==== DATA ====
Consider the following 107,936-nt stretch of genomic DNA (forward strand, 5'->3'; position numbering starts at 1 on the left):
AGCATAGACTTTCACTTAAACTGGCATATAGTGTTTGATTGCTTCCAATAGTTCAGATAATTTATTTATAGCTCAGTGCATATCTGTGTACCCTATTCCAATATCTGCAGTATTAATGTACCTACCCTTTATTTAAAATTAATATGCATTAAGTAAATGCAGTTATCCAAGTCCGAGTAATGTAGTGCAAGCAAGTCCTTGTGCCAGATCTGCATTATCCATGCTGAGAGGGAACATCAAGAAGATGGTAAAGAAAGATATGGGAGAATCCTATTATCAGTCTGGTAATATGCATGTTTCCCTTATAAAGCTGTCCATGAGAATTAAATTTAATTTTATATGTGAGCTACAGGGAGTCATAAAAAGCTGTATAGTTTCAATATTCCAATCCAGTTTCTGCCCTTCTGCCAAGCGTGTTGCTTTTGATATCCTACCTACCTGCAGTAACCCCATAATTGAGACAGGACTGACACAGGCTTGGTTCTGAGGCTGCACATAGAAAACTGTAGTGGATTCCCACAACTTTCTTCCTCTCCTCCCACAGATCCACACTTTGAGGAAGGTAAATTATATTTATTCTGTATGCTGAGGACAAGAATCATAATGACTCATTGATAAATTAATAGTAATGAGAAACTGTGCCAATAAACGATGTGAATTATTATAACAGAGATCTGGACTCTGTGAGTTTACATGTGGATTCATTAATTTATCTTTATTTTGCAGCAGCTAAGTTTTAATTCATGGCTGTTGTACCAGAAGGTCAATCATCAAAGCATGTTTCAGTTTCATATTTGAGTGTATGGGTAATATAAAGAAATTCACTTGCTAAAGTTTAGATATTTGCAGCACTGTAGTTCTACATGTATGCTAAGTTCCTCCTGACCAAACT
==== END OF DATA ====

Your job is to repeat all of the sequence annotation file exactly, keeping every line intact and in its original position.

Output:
Consider the following 107,936-nt stretch of genomic DNA (forward strand, 5'->3'; position numbering starts at 1 on the left):
AGCATAGACTTTCACTTAAACTGGCATATAGTGTTTGATTGCTTCCAATAGTTCAGATAATTTATTTATAGCTCAGTGCATATCTGTGTACCCTATTCCAATATCTGCAGTATTAATGTACCTACCCTTTATTTAAAATTAATATGCATTAAGTAAATGCAGTTATCCAAGTCCGAGTAATGTAGTGCAAGCAAGTCCTTGTGCCAGATCTGCATTATCCATGCTGAGAGGGAACATCAAGAAGATGGTAAAGAAAGATATGGGAGAATCCTATTATCAGTCTGGTAATATGCATGTTTCCCTTATAAAGCTGTCCATGAGAATTAAATTTAATTTTATATGTGAGCTACAGGGAGTCATAAAAAGCTGTATAGTTTCAATATTCCAATCCAGTTTCTGCCCTTCTGCCAAGCGTGTTGCTTTTGATATCCTACCTACCTGCAGTAACCCCATAATTGAGACAGGACTGACACAGGCTTGGTTCTGAGGCTGCACATAGAAAACTGTAGTGGATTCCCACAACTTTCTTCCTCTCCTCCCACAGATCCACACTTTGAGGAAGGTAAATTATATTTATTCTGTATGCTGAGGACAAGAATCATAATGACTCATTGATAAATTAATAGTAATGAGAAACTGTGCCAATAAACGATGTGAATTATTATAACAGAGATCTGGACTCTGTGAGTTTACATGTGGATTCATTAATTTATCTTTATTTTGCAGCAGCTAAGTTTTAATTCATGGCTGTTGTACCAGAAGGTCAATCATCAAAGCATGTTTCAGTTTCATATTTGAGTGTATGGGTAATATAAAGAAATTCACTTGCTAAAGTTTAGATATTTGCAGCACTGTAGTTCTACATGTATGCTAAGTTCCTCCTGACCAAACT